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Bariatric surgery -

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HideNorman Swan: Hello, and welcome to the Health Report with me, Norman Swan.

Today what Microsoft has discovered about how we search for health information on the internet. The link between the obesity epidemic and doctors and nurses washing their hands. And, speaking of obesity, big variations in access to life-saving surgery.

Bariatric surgery—weight loss surgery—can reverse type 2 diabetes and make a huge difference to the lives of people who are unable to reverse their slide into what's called morbid obesity.

The waiting lists in public hospitals for these operations are huge and research published in this week's edition of the Medical Journal of Australia has used information from hundreds of thousands of people aged over 45 in NSW to compare access to bariatric surgery to a person's ability to pay.

Rosemary Korda of the Australian National University was the lead investigator.

Rosemary Korda: We were looking at bariatric surgery because there were concerns about who was getting access to it and who was not. We already know that most of the bariatric surgery that's done in Australia is done in private hospitals. But up until now it's been difficult to actually quantify who's getting it and who's not getting it. So we were particularly interested in the inequalities around access to this surgery.

Norman Swan: And what we're talking about mostly is lap-banding.

Rosemary Korda: We were talking about bariatric surgery in general, but in Australia we know that the vast majority of this surgery is lap-banding.

Norman Swan: Now, you're following a quarter of a million people in this 45 and up study. What proportion of that group are obese, in other words they've a BMI of over 30?

Rosemary Korda: In our study we had about 22% of the people were in the obese range. By the time we'd excluded people who were over a certain age, we ended up with about 50,000 people in our study.

Norman Swan: What did you find when you looked at the...because you've linked their records with their permission to their hospital records in both the public and private hospital sectors, so you know what's happening to them.

Rosemary Korda: That's correct. We followed these people for up to about four and a half years, and we were able to, yes, identify who was having the surgery from the hospital records. And we're comparing them across different levels of income. And we find that people in the higher income households were five times more likely to have the surgery than those in low-income households.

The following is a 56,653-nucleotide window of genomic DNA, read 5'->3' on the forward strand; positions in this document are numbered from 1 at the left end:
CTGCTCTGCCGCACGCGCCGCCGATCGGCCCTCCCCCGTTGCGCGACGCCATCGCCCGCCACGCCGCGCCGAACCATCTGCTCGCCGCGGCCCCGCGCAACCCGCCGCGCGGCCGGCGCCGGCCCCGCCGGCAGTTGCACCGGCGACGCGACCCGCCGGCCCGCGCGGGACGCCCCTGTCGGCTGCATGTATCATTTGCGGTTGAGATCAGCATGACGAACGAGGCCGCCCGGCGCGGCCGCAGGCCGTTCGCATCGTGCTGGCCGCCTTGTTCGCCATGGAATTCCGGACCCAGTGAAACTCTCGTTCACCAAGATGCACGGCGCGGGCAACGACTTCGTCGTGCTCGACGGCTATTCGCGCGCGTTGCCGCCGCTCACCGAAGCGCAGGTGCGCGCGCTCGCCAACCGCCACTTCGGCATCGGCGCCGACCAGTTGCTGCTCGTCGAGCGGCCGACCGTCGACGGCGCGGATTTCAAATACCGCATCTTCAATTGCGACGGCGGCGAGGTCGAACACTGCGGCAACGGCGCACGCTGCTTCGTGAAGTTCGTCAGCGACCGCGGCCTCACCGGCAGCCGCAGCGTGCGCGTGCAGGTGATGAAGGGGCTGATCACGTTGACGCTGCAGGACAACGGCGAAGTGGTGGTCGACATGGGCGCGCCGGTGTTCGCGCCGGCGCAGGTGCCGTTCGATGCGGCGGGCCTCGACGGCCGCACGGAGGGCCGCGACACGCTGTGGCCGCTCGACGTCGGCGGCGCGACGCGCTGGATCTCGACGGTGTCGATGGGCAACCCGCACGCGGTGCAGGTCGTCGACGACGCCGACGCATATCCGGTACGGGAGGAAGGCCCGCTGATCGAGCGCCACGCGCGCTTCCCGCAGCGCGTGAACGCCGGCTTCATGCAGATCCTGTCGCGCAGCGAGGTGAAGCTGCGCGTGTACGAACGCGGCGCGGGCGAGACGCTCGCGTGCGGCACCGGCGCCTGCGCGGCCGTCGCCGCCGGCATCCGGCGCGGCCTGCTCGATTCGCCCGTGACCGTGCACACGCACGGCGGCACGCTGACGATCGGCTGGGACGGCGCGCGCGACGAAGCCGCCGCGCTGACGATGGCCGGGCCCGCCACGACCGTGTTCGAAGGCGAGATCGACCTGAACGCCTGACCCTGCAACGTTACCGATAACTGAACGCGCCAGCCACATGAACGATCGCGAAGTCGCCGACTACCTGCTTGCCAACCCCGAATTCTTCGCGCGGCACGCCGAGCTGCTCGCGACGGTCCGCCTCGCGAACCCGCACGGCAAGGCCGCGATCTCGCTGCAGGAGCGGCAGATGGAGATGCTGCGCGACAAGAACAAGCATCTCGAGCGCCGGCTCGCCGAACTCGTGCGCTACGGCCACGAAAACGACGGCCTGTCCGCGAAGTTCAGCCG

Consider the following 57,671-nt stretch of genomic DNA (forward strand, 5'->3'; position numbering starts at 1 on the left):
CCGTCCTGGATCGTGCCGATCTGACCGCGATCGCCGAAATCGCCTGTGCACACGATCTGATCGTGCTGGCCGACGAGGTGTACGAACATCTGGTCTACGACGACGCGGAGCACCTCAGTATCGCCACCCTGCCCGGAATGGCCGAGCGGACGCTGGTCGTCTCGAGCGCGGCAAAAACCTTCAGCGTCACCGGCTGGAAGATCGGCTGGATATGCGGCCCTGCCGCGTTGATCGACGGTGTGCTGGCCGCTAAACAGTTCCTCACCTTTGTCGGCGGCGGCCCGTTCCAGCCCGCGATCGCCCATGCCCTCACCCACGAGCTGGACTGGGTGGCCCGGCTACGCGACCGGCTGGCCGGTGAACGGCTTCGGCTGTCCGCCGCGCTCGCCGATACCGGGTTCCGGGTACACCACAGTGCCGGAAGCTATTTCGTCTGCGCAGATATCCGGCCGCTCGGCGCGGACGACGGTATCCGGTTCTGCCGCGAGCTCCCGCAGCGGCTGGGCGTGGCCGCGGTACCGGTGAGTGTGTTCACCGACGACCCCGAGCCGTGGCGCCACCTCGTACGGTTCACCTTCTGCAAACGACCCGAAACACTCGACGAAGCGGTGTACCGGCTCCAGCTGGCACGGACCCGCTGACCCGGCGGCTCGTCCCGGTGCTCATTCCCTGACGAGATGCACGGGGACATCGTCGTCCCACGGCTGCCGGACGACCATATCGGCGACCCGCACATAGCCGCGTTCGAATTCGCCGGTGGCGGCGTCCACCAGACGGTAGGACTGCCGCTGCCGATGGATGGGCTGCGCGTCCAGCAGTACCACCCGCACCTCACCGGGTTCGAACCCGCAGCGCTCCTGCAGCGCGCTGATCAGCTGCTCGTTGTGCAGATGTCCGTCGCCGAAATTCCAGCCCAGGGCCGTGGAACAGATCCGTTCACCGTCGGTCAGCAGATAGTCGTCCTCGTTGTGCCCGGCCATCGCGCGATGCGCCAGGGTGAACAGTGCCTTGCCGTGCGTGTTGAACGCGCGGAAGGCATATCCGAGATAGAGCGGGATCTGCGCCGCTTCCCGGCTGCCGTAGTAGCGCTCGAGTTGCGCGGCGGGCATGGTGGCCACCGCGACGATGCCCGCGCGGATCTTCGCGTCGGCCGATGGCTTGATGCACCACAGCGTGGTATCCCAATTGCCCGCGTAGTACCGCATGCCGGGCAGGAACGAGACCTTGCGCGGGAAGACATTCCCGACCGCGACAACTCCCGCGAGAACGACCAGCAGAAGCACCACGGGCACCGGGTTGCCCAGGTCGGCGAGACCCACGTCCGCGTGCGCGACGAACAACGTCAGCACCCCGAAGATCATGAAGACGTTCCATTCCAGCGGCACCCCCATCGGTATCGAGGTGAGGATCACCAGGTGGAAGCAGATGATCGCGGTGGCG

We also looked in relation to other factors, but private health insurance in particular was interesting because we found that you were nine times more likely to have the surgery if you had private health insurance than if you didn't. That wasn't surprising, in a sense. But I think what was interesting is that it wasn't just a story about private health insurance. If you adjust for private health insurance in these analyses, you find that people in high-income households are still twice as likely to have the surgery.

Norman Swan: And did you assess out-of-pocket costs? Anybody listening to us who's got private health insurance knows that there are significant out-of-pocket costs.

Rosemary Korda: We didn't look at the out-of-pocket costs directly. We know from other information that the out-of-pocket costs are very high with this surgery if it's done in a private hospital, and it sort of made sense that even when you took that out of the equation, for instance even amongst people with private health insurance you still get these inequalities by income.

Norman Swan: So it's a straight line, that the wealthier you are the more likely you are if you're obese to get this surgery.

Rosemary Korda: That's correct. So again, amongst people who are potentially eligible for it, yes.

Norman Swan: And talking about eligibility, how did it rate to their BMI, their body mass index? So you're obese at over 30, but in the public system I don't think you can even get on the waiting list unless you're morbidly obese, I think around 45 or so, although the rules may be different in different jurisdictions. Did the level of BMI at which you got your bariatric surgery vary?

Rosemary Korda: Yes, considerably. We know that it's clinically recommended really for people with a BMI greater than 40, or 35 with co-morbidities...

Norman Swan: By co-morbidities you mean they've got diabetes or heart disease...

Rosemary Korda: Diabetes or, yes, heart disease or those other obesity-related health conditions. Again, the data made a lot of sense, because as your BMI went up in this study, the greater the probability that you'd have the surgery.